Arrest of the Duke of Gloucesterdetails

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Arrest of the Duke of Gloucester

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On a grassy knoll, with trees, outside a castle, the King’s soldiers arrest the Duke of Gloucester on his horse. You can tell the King on the right by his crown and the royal coat of arms just visible on his horse’s caparison; the duke of Gloucester is identified by his robe, which is drawn using the heraldic convention for ermine. A boat is parked nearby, perhaps to carry the Duke off to Calais, which is hinted at in the background.

After the decease of Queen Anne, Richard II., then in his twenty-ninth year, made a contract to marry Isabella, daughter of Charles VI., king of France. The affianced bride was only seven years of age, but Richard was desirous of securing a treaty of peace with France, and of thwarting his uncle, the duke of Gloucester, who had never reconciled himself to the loss of power. On November 1, 1896, the marriage was celebrated with much pomp by the archbishop of Canterbury in the church of St Nicholas, at Calais, and the child-queen was crowned at Westminster with great magnificence in the following January. Richard the Second had a weakness for expensive pageants, and the dowry received with Isabella was speedily exhausted. His necessities caused hiin to devise a method, (which was copied by many of his successors on the throne, down to the time of Charles I.,) whereby the royal exchequer might be replenished at a cheap and easy rate, viz., to demand loans, or rather gifts, under the name of “benevolences,” from his richer subjects, who knew not how to refuse, without forfeiting the royal favour and exposing themselves to loss and extortion in other ways. This became a sore point with many, and the duke of Gloucester took advantage of it to foment ill-feeling against the king. Comparisons were drawn, to his prejudice, between the existing state of affairs and that under his renowned grandfather. The old and hateful spirit of jealousy of the French was industriously excited. The feebleness of the government was ridiculed. Gloucester’s partisans diligently set him forth as a patriot, and the duke himself was perpetually dropping contemptuous expressions in the hearing of his royal nephew, which must have annoyed and irritated him beyond endurance. Froissart alleges that the duke had proposed to Roger Mortimerm earl of March, (whom Richard had designated his successor, as the nearest in blood,) that he should at once assume the kingly dignity and depose Richard; and that meeting with a refusal, Gloucester then designed to divide the kingdom between himself, his two brothers, and the earl of Arundel. Whether this was so or not, Richard determined on striking a secret but speedy blow. The earls of Warwick and of Arundel were arrested, and the king himself proceeded with a guard to the castle of Plashy, in Essex, and secured the duke of Gloucester, who was secretly dispatched in safe custody to Calais. So promptly was this done that not even his most intimate friends knew of it, and for several days the opinion prevailed that he had been murdered. To quiet the public mind, a royal proclamation was issued, which stated that the arrest had been made with the consent of the dukes of Lancaster and York, and with the consent of the earl of Derby (Henry Bolingbroke) and other peers; and that it was made, not for the proceedings of 1380—1387, as was supposed by some, but for recent offences; and that none of the king’s subjects had cause for apprehension as to the part taken by them during those years.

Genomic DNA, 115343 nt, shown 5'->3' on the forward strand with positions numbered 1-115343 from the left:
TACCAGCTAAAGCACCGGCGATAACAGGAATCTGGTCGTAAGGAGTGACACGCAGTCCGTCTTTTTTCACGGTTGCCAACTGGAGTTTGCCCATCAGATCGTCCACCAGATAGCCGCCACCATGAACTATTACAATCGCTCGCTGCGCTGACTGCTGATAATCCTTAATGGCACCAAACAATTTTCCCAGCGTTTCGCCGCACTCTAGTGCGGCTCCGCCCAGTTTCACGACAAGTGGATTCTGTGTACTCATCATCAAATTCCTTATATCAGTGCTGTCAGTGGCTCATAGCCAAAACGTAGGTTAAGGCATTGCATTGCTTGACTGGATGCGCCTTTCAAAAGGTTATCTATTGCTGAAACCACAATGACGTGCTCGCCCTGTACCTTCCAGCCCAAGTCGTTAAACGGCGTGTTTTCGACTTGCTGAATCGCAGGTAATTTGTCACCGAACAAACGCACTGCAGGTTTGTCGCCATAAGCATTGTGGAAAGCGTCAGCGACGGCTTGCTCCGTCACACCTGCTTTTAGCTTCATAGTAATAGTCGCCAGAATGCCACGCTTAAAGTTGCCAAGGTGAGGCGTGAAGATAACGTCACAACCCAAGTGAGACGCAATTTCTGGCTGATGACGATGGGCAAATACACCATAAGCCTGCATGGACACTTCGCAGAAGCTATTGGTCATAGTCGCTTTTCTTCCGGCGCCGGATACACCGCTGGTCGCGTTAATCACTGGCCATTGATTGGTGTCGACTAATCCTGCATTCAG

The next step was to secure a condemnation in legal form of the three arrested noblemen, for which purpose a Parliament was appointed to be held on the 17th of September 1397.

. . .

To these charges the earl of Arundel pleaded, first, not guilty, and offered to prove his innocence by wager of battle. This being denied, he next pleaded the royal pardon, but this plea was set aside, as the pardon had just been revoked. He was then condemned, and forthwith led back to the Tower and beheaded. The earl of Warwick was also condemned, but his sentence was commuted into imprisonment in the Isle of Man. Orders were given to bring up the duke of Gloucester, but the earl marshal replied that he had just died of apoplexy in prison at Calais. However the duke was declared to have been a traitor, and all his property was forfeited to the crown.

It is commonly said that Gloucester was smothered between two beds, but the precise nature of his death is not known, and the mystery can never be unravelled. In the following reign, when it was the policy of the usurper, Henry IV., to blacken the reputation of his predecessor, a story was vamped up, in which one John Hall, a servant of the earl marshal, was made to accuse himself of having assisted to smother the duke, but no one else was examined, and Hall was executed without trial. (pp. 772 – 774)

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